• 1. Clean out the Main Valve. Make sure there’s no grit in the base or on the plug.
    2. Seat the Main Valve tightly in use. I imagine you’ve done this; I find sometimes I end up losing air because I didn’t tighten my main valve enough.
    3. Clean the Mouth Valve This is the most likely culprit. A typical new-boat slow leak is from a tiny foreign object in the screw valve. Unscrew it, pop it off the elbow valve, and give both a good blowing out. You can even wash the screw-valve in the sink. Re-assemble.
    4. Tighten down the Mouth Valve in use.

After doing this, you can inflate the boat and leave it inflated for about 24 hours. Any inflatable is going to soften a bit, but after you’ve tempered the boat, the loss shouldn’t be a dramatic softening over just a few hours. If this doesn’t fix it and your boat did get damaged in shipping, we can walk you through a super-quick fix on such a small leak, if you find it.

Regarding the floor - sometimes the interior edge does get a little wavy; this is a side-effect of the manufacturing process, and doesn’t affect seaworthiness. There should always be about a 1" wide strip of glue along the outer edge of the floor which is totally bomber. That’s the actual structural part of the floor attachment. Wavy pockets can be touched up, cosmetically, with a little bit of Aquaseal (see the Reparis & Enchancements area of our Tips & Techniques page ( for information on using Aquaseal.) However, the best way to dress up those areas is with a little Clifton 1-Part on Stabond glue for uethane.

Hope this helps, and let us know if your boat keeps leaking. Cheers, -Andrew

Hi Turk,

Sheri & I were just talking about your floor. Could you call me at (970) 903-9991? We want to check some stuff out on it.


I have the similar floor problem on the outside of my raft. See attached photo. Should I try the above mentioned repair?

Lov’n my raft!

ps. i resized this photo but it still preview huge???

I can’t see what is actually happening in the photo you put in. It doesn’t look right though! Give me a call at 970 903 9996 and tell me on the phone what is happening to the floor and I can give you a cure or have you send it back to get fixed. I just can’t make sense of what the photo is showing.

Cheers, Sheri

I’ve also found it extremely hard to find certain leaks… tried the soap and the submersion. I’ve thought that I could try filling the boat with gravel and letting the tide come in… There are certain leaks that proved extremely difficult to locate. Sometimes the only way I find them is that the water conditions are such that the hole makes noise. I don’t know a better answer, does anyone else?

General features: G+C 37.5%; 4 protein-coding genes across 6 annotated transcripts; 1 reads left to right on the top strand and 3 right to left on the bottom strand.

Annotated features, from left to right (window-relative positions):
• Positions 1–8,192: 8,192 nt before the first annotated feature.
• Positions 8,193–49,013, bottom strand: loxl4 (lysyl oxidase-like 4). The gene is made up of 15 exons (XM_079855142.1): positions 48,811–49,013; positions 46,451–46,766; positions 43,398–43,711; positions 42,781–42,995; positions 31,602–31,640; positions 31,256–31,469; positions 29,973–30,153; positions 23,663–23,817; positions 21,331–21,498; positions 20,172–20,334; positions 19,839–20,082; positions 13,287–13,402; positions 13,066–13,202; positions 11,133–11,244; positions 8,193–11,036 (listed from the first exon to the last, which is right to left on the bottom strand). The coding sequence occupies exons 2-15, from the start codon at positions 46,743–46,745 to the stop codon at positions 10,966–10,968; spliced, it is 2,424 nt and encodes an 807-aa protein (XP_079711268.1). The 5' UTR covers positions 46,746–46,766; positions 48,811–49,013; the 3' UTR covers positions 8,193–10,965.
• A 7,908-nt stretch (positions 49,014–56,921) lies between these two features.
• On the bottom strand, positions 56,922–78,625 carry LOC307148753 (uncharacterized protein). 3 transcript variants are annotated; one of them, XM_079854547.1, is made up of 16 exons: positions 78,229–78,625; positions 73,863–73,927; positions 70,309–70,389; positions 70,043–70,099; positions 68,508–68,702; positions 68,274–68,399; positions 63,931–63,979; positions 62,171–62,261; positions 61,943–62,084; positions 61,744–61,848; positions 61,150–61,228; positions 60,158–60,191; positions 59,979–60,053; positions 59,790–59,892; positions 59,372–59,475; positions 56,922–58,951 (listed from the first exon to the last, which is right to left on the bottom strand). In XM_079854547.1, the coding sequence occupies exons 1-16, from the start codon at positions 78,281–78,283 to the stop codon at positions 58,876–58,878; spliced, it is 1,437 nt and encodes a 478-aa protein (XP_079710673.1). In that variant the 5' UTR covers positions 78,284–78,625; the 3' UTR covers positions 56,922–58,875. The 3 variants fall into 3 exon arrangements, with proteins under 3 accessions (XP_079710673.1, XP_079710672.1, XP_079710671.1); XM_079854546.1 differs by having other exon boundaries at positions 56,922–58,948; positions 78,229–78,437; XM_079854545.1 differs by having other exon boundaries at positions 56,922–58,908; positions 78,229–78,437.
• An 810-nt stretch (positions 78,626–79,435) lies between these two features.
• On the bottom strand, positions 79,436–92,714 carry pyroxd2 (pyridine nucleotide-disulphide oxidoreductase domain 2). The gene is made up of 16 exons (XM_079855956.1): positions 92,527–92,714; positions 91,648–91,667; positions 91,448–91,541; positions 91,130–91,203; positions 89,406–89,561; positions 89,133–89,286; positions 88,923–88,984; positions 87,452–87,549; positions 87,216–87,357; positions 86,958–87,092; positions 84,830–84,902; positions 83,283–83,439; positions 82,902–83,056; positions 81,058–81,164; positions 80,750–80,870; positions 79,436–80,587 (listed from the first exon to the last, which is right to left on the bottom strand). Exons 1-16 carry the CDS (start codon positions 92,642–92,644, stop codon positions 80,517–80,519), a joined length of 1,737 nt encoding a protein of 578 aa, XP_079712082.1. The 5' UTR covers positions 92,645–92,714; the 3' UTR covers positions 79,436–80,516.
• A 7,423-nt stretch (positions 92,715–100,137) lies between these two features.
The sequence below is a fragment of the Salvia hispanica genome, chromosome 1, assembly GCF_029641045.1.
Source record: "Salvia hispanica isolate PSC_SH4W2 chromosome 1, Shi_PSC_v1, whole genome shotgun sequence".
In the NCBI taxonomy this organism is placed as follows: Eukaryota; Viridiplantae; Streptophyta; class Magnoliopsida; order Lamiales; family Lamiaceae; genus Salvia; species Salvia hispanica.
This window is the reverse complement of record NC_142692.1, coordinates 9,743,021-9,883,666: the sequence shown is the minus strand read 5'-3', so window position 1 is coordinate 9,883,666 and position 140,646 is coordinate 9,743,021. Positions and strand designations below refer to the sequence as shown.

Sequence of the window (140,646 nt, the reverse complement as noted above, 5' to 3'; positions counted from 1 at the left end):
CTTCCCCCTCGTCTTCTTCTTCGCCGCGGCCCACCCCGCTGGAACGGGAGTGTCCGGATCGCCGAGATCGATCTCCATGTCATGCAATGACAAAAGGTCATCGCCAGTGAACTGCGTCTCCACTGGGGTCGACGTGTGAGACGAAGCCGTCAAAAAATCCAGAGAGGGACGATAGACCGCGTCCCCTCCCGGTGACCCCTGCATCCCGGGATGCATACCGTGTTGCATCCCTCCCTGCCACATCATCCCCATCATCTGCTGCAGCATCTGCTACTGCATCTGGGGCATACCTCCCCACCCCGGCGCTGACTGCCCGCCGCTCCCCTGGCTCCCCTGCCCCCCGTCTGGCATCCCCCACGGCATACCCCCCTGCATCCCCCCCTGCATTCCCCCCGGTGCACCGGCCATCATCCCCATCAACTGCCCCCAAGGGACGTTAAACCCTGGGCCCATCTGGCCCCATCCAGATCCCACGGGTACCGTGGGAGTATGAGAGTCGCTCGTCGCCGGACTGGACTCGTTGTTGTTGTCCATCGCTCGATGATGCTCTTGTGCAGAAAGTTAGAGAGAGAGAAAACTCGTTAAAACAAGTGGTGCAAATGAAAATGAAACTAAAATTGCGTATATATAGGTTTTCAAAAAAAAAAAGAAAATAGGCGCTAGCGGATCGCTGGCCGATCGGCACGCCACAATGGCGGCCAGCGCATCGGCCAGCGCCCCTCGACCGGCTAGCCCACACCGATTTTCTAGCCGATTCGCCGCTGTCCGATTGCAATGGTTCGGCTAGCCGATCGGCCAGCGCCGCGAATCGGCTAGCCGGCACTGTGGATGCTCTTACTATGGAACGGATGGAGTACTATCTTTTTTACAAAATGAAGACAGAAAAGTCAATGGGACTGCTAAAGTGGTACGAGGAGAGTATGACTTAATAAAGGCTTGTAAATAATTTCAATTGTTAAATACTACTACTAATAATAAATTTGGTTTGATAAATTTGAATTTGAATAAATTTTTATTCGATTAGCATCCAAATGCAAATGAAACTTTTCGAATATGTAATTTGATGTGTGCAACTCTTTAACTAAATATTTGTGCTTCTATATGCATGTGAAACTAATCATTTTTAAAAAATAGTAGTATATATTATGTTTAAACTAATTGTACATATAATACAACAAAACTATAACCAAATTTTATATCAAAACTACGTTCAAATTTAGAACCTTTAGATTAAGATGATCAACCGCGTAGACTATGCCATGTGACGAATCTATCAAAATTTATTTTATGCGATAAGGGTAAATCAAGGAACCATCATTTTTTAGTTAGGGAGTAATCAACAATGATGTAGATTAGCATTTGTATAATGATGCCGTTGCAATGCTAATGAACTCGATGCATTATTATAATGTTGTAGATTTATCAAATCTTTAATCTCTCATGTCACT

A small thing though… definitely worth it to check the mouth valve by putting spit in it and around the screw. You can check the main valve this way too.

I’ve found small leaks by using a headlamp on an inflated boat (in the dark).

I also had a rogue leak. I took my alpacka on a remote 10 day trip. I injured it and repaired it with duct tape as I had forgot my repair kit (duh!). It seemed ok, but still was loosing air, which I realized when a huge wind started to whip up in the middle of the Yukon River and my boat was almost pushed under water! I got home, repaired the raft properly, but it still leaked. I had to go over it several times with soap in a very quiet location. I finally found the leak, down in the seam between the tube and the floor by hearing it. I cannot repair it…believe it is a manufacturing defect.

One way to chase a leak on the inside join between the tube and floor is to pour a bit of water in the boat, then slowly run the water around that inside join. I’ve often worried about a leak there, and used this method to eliminate the possibility, but never actually had to patch it.

That said, I think you could deflate the boat and expose that join, then seal the leak with Aquaseal.